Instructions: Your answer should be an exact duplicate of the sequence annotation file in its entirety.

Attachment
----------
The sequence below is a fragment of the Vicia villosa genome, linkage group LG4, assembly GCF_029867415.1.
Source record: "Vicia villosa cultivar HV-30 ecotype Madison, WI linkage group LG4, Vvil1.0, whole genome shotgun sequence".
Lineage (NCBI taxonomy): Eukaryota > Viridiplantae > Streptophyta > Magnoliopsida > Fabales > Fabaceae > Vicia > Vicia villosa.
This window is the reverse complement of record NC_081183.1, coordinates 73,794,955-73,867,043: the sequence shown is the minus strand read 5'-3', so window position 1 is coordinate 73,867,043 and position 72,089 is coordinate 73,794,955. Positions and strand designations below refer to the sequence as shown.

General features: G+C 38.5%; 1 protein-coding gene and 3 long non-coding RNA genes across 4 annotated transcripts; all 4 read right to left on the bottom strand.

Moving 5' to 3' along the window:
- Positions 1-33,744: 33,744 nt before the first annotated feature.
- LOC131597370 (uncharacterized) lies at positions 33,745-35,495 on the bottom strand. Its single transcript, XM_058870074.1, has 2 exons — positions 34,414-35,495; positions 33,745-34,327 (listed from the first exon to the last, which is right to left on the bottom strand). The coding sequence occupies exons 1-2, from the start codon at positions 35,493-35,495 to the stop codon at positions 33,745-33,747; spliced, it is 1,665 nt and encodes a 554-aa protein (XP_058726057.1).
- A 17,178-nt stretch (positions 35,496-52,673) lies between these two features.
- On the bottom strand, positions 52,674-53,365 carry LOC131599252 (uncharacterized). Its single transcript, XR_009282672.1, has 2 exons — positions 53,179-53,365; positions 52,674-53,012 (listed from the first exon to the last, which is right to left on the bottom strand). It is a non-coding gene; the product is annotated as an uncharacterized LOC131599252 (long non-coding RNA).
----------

The sequence below is a fragment of the Vicia villosa genome, linkage group LG4, assembly GCF_029867415.1.
Source record: "Vicia villosa cultivar HV-30 ecotype Madison, WI linkage group LG4, Vvil1.0, whole genome shotgun sequence".
Lineage (NCBI taxonomy): Eukaryota > Viridiplantae > Streptophyta > Magnoliopsida > Fabales > Fabaceae > Vicia > Vicia villosa.
This window is the reverse complement of record NC_081183.1, coordinates 73,794,955-73,867,043: the sequence shown is the minus strand read 5'-3', so window position 1 is coordinate 73,867,043 and position 72,089 is coordinate 73,794,955. Positions and strand designations below refer to the sequence as shown.

General features: G+C 38.5%; 1 protein-coding gene and 3 long non-coding RNA genes across 4 annotated transcripts; all 4 read right to left on the bottom strand.

Moving 5' to 3' along the window:
- Positions 1-33,744: 33,744 nt before the first annotated feature.
- LOC131597370 (uncharacterized) lies at positions 33,745-35,495 on the bottom strand. Its single transcript, XM_058870074.1, has 2 exons — positions 34,414-35,495; positions 33,745-34,327 (listed from the first exon to the last, which is right to left on the bottom strand). The coding sequence occupies exons 1-2, from the start codon at positions 35,493-35,495 to the stop codon at positions 33,745-33,747; spliced, it is 1,665 nt and encodes a 554-aa protein (XP_058726057.1).
- A 17,178-nt stretch (positions 35,496-52,673) lies between these two features.
- On the bottom strand, positions 52,674-53,365 carry LOC131599252 (uncharacterized). Its single transcript, XR_009282672.1, has 2 exons — positions 53,179-53,365; positions 52,674-53,012 (listed from the first exon to the last, which is right to left on the bottom strand). It is a non-coding gene; the product is annotated as an uncharacterized LOC131599252 (long non-coding RNA).